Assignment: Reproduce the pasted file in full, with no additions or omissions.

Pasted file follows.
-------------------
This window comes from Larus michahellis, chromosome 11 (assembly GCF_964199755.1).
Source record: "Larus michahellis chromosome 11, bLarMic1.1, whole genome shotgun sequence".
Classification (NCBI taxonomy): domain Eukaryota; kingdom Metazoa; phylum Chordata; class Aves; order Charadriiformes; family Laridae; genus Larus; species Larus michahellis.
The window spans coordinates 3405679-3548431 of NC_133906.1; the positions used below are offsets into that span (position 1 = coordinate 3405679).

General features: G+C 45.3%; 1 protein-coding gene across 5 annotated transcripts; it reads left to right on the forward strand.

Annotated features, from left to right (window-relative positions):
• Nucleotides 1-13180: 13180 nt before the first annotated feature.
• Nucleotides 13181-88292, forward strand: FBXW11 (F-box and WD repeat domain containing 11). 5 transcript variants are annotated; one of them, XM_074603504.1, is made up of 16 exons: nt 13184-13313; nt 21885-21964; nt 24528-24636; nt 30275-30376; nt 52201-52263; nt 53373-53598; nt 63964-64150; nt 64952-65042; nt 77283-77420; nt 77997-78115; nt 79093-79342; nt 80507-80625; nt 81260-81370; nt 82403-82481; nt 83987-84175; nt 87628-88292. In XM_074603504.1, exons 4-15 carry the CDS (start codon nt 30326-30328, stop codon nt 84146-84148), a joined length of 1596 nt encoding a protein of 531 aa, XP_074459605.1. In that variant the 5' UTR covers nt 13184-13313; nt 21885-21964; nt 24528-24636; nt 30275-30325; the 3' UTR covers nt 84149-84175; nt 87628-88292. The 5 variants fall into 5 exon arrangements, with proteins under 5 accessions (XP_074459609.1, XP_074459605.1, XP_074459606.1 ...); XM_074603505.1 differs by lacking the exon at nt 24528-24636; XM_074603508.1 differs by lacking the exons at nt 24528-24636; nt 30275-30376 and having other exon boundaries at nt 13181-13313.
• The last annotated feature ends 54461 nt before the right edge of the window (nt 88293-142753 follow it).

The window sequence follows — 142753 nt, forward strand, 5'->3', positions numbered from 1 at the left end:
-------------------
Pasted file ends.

This window comes from Larus michahellis, chromosome 11 (assembly GCF_964199755.1).
Source record: "Larus michahellis chromosome 11, bLarMic1.1, whole genome shotgun sequence".
Classification (NCBI taxonomy): domain Eukaryota; kingdom Metazoa; phylum Chordata; class Aves; order Charadriiformes; family Laridae; genus Larus; species Larus michahellis.
The window spans coordinates 3405679-3548431 of NC_133906.1; the positions used below are offsets into that span (position 1 = coordinate 3405679).

General features: G+C 45.3%; 1 protein-coding gene across 5 annotated transcripts; it reads left to right on the forward strand.

Annotated features, from left to right (window-relative positions):
• Nucleotides 1-13180: 13180 nt before the first annotated feature.
• Nucleotides 13181-88292, forward strand: FBXW11 (F-box and WD repeat domain containing 11). 5 transcript variants are annotated; one of them, XM_074603504.1, is made up of 16 exons: nt 13184-13313; nt 21885-21964; nt 24528-24636; nt 30275-30376; nt 52201-52263; nt 53373-53598; nt 63964-64150; nt 64952-65042; nt 77283-77420; nt 77997-78115; nt 79093-79342; nt 80507-80625; nt 81260-81370; nt 82403-82481; nt 83987-84175; nt 87628-88292. In XM_074603504.1, exons 4-15 carry the CDS (start codon nt 30326-30328, stop codon nt 84146-84148), a joined length of 1596 nt encoding a protein of 531 aa, XP_074459605.1. In that variant the 5' UTR covers nt 13184-13313; nt 21885-21964; nt 24528-24636; nt 30275-30325; the 3' UTR covers nt 84149-84175; nt 87628-88292. The 5 variants fall into 5 exon arrangements, with proteins under 5 accessions (XP_074459609.1, XP_074459605.1, XP_074459606.1 ...); XM_074603505.1 differs by lacking the exon at nt 24528-24636; XM_074603508.1 differs by lacking the exons at nt 24528-24636; nt 30275-30376 and having other exon boundaries at nt 13181-13313.
• The last annotated feature ends 54461 nt before the right edge of the window (nt 88293-142753 follow it).

The window sequence follows — 142753 nt, forward strand, 5'->3', positions numbered from 1 at the left end: